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A charcoal kiln takes shape

by Rod Kebble & Conway Churchill

A good turnout (13 volunteers) meant that the conservation group was able to undertake a number of tasks simultaneously on Saturday 23rd July.

While two groups dealt with Himalayan Balsam in Wey Wood and across the river in Wey Meadow, another group tackled some recalcitrant rhododendrons with a drill and glyphosate. The barbecue was taken apart and given a good clean after Monday’s visit from DEFRA (see the second post below) and some of the bracken near the dairy was cleared again.

But the prize for the most original activity goes to farmer Mike Clear and CRT volunteer Conway Churchill, who set about making a charcoal kiln from an old diesel storage tank, some old gate posts (for chimneys) and a length or two of old angle iron (air inlets and chimney bases).

Countryside Restoration Trust tenant farmer Mike Clear using an angle grinder to clean the tank.

Farmer Mike Clear takes an angle grinder to clean the inside of the old storage tank.

Conway writes: “We did lots of cutting, grinding and welding. This is recycling in its purest form and the kiln will be used to make a useful product that we can sell to raise funds for the Countryside Restoration Trust.

Countryside Restoration Trust volunteer Conway Churchill does something clever with a piece of angle iron.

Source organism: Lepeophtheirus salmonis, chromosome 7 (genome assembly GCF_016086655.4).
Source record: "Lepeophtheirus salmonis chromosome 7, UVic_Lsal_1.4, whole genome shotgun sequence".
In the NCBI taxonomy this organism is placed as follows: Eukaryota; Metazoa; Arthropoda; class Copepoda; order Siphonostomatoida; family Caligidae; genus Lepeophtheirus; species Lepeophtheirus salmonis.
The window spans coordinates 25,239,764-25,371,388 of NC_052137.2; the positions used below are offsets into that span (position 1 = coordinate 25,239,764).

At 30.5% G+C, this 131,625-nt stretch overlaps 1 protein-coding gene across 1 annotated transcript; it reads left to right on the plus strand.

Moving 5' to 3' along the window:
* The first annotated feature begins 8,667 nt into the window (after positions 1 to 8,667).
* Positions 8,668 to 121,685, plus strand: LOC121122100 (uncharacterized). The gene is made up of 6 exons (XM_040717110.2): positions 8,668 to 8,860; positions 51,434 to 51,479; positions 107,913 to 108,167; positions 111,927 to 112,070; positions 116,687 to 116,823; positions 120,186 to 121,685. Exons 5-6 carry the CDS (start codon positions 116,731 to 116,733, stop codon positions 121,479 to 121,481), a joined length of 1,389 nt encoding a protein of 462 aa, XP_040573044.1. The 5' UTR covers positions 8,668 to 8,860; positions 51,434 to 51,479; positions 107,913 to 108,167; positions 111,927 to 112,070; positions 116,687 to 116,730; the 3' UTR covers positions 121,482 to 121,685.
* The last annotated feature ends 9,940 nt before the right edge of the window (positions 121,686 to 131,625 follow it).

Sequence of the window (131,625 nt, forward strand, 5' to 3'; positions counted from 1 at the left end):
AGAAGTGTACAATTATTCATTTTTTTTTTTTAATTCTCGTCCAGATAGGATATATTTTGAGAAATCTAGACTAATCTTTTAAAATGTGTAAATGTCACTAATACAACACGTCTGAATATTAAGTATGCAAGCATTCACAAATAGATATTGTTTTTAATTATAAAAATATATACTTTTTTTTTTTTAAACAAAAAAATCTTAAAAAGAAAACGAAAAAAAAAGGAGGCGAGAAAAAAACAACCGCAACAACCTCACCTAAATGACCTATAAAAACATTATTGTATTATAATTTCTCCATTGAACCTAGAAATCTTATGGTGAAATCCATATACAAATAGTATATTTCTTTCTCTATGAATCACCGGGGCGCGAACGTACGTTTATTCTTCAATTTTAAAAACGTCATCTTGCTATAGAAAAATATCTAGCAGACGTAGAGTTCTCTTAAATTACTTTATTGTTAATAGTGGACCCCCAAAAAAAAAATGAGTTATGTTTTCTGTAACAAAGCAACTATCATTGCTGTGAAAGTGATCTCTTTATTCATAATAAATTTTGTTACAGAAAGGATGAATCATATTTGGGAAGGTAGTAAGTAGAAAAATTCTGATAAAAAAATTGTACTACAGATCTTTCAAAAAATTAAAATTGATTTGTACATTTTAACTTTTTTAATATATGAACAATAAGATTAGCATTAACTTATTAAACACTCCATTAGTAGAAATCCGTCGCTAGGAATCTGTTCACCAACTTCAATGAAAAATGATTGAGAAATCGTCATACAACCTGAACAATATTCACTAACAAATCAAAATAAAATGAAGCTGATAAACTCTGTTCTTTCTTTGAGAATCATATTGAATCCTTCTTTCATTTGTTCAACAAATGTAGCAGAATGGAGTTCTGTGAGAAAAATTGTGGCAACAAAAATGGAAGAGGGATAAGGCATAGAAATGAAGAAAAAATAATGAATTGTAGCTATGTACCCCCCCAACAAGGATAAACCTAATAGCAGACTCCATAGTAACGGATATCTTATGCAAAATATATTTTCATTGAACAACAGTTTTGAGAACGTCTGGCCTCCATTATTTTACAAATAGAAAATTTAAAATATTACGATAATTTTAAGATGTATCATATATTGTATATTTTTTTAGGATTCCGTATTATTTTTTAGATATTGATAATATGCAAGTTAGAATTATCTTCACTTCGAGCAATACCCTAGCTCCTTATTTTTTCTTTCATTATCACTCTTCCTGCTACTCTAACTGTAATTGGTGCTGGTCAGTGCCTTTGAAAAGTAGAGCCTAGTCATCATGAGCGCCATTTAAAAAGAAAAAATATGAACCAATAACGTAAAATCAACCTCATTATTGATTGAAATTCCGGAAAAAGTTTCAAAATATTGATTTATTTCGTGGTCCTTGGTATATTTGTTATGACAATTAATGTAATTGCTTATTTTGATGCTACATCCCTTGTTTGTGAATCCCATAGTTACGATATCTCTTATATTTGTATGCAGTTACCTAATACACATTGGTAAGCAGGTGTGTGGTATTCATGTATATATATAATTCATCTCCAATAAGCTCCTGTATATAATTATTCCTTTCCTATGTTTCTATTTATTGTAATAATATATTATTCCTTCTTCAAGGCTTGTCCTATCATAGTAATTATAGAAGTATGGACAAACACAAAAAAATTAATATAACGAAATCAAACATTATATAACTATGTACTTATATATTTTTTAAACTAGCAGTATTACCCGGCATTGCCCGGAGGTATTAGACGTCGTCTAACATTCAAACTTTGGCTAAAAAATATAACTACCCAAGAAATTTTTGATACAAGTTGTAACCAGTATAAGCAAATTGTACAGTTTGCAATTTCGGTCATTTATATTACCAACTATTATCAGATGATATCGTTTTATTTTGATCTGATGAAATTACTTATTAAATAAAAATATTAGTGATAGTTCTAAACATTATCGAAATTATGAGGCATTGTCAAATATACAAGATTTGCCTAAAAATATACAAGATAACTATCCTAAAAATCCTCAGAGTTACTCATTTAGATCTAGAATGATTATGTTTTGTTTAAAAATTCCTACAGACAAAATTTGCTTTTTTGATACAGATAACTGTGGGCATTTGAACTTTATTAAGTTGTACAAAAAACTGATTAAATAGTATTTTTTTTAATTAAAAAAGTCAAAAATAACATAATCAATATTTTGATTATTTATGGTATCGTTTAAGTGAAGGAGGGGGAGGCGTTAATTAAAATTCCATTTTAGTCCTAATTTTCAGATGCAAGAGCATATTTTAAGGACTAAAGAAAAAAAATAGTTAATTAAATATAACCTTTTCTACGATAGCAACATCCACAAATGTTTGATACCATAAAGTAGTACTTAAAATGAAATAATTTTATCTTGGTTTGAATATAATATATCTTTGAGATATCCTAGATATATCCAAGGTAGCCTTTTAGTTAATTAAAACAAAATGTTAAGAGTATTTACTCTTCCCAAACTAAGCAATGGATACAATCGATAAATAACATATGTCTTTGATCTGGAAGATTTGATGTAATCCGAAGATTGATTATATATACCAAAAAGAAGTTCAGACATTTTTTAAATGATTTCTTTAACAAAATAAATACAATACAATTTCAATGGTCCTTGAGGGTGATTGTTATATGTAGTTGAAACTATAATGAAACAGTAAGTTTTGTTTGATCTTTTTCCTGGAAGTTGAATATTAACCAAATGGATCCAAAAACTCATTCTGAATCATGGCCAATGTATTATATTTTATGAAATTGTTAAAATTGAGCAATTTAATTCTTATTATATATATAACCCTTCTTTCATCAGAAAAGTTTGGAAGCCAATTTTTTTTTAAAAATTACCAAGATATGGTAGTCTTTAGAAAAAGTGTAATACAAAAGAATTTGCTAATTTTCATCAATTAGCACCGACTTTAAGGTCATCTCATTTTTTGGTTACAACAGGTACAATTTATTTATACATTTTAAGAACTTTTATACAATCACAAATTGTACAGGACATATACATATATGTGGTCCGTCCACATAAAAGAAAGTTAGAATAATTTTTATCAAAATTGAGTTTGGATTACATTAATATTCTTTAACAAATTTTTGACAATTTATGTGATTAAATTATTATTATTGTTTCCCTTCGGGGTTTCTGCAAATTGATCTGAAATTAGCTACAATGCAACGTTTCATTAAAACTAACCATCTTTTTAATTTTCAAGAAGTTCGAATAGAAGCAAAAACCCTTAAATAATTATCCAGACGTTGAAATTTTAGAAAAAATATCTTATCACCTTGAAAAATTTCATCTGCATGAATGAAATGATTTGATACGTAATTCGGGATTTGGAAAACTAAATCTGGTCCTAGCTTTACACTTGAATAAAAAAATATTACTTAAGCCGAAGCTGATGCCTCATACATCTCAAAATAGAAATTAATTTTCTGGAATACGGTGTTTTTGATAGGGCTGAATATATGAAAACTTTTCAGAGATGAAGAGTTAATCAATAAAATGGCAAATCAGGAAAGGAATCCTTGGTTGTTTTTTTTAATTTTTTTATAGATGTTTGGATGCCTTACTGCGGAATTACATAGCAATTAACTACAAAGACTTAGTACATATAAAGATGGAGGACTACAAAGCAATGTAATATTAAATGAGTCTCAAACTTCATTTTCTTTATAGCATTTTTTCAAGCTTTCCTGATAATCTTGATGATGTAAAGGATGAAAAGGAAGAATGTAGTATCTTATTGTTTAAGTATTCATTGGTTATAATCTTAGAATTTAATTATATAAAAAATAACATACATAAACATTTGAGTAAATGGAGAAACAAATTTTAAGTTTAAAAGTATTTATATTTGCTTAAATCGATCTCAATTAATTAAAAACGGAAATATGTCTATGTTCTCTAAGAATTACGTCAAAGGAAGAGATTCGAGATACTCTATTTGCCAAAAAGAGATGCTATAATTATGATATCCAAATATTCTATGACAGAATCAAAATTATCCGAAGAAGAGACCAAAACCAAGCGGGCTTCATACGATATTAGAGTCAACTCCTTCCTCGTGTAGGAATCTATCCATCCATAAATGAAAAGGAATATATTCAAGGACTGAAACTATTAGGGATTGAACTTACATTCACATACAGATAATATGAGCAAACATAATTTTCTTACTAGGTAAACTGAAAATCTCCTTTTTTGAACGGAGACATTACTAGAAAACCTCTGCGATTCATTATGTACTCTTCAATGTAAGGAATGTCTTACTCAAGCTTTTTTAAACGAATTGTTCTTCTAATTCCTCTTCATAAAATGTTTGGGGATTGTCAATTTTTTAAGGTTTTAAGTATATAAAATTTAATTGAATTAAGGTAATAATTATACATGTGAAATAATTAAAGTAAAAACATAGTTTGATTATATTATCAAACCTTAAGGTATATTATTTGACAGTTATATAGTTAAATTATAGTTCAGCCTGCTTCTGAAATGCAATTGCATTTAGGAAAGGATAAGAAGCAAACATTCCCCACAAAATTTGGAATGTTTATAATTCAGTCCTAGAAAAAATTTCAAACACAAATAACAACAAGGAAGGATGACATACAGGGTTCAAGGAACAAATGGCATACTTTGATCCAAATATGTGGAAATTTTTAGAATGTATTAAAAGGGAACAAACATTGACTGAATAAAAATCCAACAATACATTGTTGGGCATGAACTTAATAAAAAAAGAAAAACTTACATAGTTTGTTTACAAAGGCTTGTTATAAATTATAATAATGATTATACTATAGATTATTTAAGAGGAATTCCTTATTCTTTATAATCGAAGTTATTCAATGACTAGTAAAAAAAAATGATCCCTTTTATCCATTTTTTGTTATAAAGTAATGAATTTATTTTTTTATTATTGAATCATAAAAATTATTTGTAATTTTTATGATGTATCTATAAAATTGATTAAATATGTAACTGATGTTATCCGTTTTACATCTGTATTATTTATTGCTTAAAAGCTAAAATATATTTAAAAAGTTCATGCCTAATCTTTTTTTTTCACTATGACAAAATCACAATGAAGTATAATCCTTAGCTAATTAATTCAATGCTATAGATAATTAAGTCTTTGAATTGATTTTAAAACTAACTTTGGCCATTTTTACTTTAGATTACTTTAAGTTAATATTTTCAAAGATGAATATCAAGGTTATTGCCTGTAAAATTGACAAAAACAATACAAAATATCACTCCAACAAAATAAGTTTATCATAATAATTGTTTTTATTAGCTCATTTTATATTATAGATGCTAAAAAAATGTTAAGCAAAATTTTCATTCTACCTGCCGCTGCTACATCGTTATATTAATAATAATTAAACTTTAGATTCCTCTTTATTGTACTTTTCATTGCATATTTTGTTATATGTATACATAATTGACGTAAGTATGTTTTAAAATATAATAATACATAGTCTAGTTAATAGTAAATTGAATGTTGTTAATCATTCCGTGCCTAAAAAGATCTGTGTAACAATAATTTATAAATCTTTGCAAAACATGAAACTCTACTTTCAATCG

CRT volunteer Conway Churchill does something clever with a piece of angle iron.

“The tank has a coating of oil on the inside so Mike is going to burn some rubbish in it to ‘clean’ this off. The plan then is to have a trial charcoal burn and get an idea of how long we need to leave it lit and the quality/quantity of charcoal produced.

“My guesstimate is that the kiln should be allowed to burn for no more than 12 hours and will produce about 20 5kg sacks of saleable charcoal. These numbers will depend however on how well seasoned the wood is, the direction/speed of the wind on the burn day and my limited abilities.”

Charcoal was made last year from hazel and chestnut coppiced at Pierrepont and it is hoped that rhododendron will also prove suitable, not least because there is still a large amount of it to be removed from around the farm.

Farmer Mike Clear, his son Patrick, herdsman Tony Timmis and Countryside Restoration Trust volunteer Conway Churchill with the finished kiln.

Farmer Mike Clear (front), his son Patrick (front) and herdsman Tony Timmis (right) and CRT volunteer Conway Churchill (back right) with the finished kiln.